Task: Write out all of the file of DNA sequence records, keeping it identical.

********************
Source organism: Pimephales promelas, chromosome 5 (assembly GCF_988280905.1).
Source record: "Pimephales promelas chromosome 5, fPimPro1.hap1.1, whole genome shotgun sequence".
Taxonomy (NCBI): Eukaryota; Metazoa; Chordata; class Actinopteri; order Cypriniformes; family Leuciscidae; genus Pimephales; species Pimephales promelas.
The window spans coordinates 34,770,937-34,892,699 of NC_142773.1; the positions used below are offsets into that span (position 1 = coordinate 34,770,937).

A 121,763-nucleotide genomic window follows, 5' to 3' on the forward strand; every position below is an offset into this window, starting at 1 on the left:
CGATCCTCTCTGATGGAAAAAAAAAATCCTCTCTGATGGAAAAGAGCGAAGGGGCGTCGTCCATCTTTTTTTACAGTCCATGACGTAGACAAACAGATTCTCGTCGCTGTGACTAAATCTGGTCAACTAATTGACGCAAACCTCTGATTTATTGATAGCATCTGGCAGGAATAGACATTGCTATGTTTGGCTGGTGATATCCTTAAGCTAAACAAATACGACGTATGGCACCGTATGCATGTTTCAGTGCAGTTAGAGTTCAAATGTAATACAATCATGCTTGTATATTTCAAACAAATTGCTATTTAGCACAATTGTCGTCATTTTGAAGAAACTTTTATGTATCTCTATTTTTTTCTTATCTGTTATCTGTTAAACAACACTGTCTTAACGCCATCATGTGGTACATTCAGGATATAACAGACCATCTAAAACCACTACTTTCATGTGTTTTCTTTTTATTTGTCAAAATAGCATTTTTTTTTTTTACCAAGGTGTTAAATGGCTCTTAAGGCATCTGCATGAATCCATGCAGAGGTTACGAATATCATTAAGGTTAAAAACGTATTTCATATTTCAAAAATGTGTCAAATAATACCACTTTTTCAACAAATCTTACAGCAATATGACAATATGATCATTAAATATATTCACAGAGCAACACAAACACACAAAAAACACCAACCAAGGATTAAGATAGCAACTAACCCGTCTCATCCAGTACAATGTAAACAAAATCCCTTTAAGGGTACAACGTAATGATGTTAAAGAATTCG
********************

Source organism: Pimephales promelas, chromosome 5 (assembly GCF_988280905.1).
Source record: "Pimephales promelas chromosome 5, fPimPro1.hap1.1, whole genome shotgun sequence".
Taxonomy (NCBI): Eukaryota; Metazoa; Chordata; class Actinopteri; order Cypriniformes; family Leuciscidae; genus Pimephales; species Pimephales promelas.
The window spans coordinates 34,770,937-34,892,699 of NC_142773.1; the positions used below are offsets into that span (position 1 = coordinate 34,770,937).

A 121,763-nucleotide genomic window follows, 5' to 3' on the forward strand; every position below is an offset into this window, starting at 1 on the left:
CGATCCTCTCTGATGGAAAAAAAAAATCCTCTCTGATGGAAAAGAGCGAAGGGGCGTCGTCCATCTTTTTTTACAGTCCATGACGTAGACAAACAGATTCTCGTCGCTGTGACTAAATCTGGTCAACTAATTGACGCAAACCTCTGATTTATTGATAGCATCTGGCAGGAATAGACATTGCTATGTTTGGCTGGTGATATCCTTAAGCTAAACAAATACGACGTATGGCACCGTATGCATGTTTCAGTGCAGTTAGAGTTCAAATGTAATACAATCATGCTTGTATATTTCAAACAAATTGCTATTTAGCACAATTGTCGTCATTTTGAAGAAACTTTTATGTATCTCTATTTTTTTCTTATCTGTTATCTGTTAAACAACACTGTCTTAACGCCATCATGTGGTACATTCAGGATATAACAGACCATCTAAAACCACTACTTTCATGTGTTTTCTTTTTATTTGTCAAAATAGCATTTTTTTTTTTTACCAAGGTGTTAAATGGCTCTTAAGGCATCTGCATGAATCCATGCAGAGGTTACGAATATCATTAAGGTTAAAAACGTATTTCATATTTCAAAAATGTGTCAAATAATACCACTTTTTCAACAAATCTTACAGCAATATGACAATATGATCATTAAATATATTCACAGAGCAACACAAACACACAAAAAACACCAACCAAGGATTAAGATAGCAACTAACCCGTCTCATCCAGTACAATGTAAACAAAATCCCTTTAAGGGTACAACGTAATGATGTTAAAGAATTCG